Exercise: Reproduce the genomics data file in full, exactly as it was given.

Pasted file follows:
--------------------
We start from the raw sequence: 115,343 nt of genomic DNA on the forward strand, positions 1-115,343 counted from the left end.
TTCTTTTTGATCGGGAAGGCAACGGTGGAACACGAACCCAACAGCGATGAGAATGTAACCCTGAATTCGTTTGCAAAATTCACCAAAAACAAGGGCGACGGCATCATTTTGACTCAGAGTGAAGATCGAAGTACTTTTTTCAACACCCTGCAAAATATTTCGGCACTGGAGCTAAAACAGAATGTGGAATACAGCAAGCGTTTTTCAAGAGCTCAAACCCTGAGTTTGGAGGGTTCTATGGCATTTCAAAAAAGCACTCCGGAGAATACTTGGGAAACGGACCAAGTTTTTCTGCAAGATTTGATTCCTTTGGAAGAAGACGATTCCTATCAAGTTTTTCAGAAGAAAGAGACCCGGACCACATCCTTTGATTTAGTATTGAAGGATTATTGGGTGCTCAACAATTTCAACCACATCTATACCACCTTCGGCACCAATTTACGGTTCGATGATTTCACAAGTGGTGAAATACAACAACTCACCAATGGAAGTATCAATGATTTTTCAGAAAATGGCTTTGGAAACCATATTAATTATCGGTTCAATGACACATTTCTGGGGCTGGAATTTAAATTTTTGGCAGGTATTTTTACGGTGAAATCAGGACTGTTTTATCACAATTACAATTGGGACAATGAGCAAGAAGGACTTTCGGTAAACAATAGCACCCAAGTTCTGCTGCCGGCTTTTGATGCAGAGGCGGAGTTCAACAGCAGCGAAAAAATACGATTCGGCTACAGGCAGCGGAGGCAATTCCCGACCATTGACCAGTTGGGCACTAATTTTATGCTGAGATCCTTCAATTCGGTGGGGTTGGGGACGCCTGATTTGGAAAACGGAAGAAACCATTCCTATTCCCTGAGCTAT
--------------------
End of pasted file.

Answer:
We start from the raw sequence: 115,343 nt of genomic DNA on the forward strand, positions 1-115,343 counted from the left end.
TTCTTTTTGATCGGGAAGGCAACGGTGGAACACGAACCCAACAGCGATGAGAATGTAACCCTGAATTCGTTTGCAAAATTCACCAAAAACAAGGGCGACGGCATCATTTTGACTCAGAGTGAAGATCGAAGTACTTTTTTCAACACCCTGCAAAATATTTCGGCACTGGAGCTAAAACAGAATGTGGAATACAGCAAGCGTTTTTCAAGAGCTCAAACCCTGAGTTTGGAGGGTTCTATGGCATTTCAAAAAAGCACTCCGGAGAATACTTGGGAAACGGACCAAGTTTTTCTGCAAGATTTGATTCCTTTGGAAGAAGACGATTCCTATCAAGTTTTTCAGAAGAAAGAGACCCGGACCACATCCTTTGATTTAGTATTGAAGGATTATTGGGTGCTCAACAATTTCAACCACATCTATACCACCTTCGGCACCAATTTACGGTTCGATGATTTCACAAGTGGTGAAATACAACAACTCACCAATGGAAGTATCAATGATTTTTCAGAAAATGGCTTTGGAAACCATATTAATTATCGGTTCAATGACACATTTCTGGGGCTGGAATTTAAATTTTTGGCAGGTATTTTTACGGTGAAATCAGGACTGTTTTATCACAATTACAATTGGGACAATGAGCAAGAAGGACTTTCGGTAAACAATAGCACCCAAGTTCTGCTGCCGGCTTTTGATGCAGAGGCGGAGTTCAACAGCAGCGAAAAAATACGATTCGGCTACAGGCAGCGGAGGCAATTCCCGACCATTGACCAGTTGGGCACTAATTTTATGCTGAGATCCTTCAATTCGGTGGGGTTGGGGACGCCTGATTTGGAAAACGGAAGAAACCATTCCTATTCCCTGAGCTAT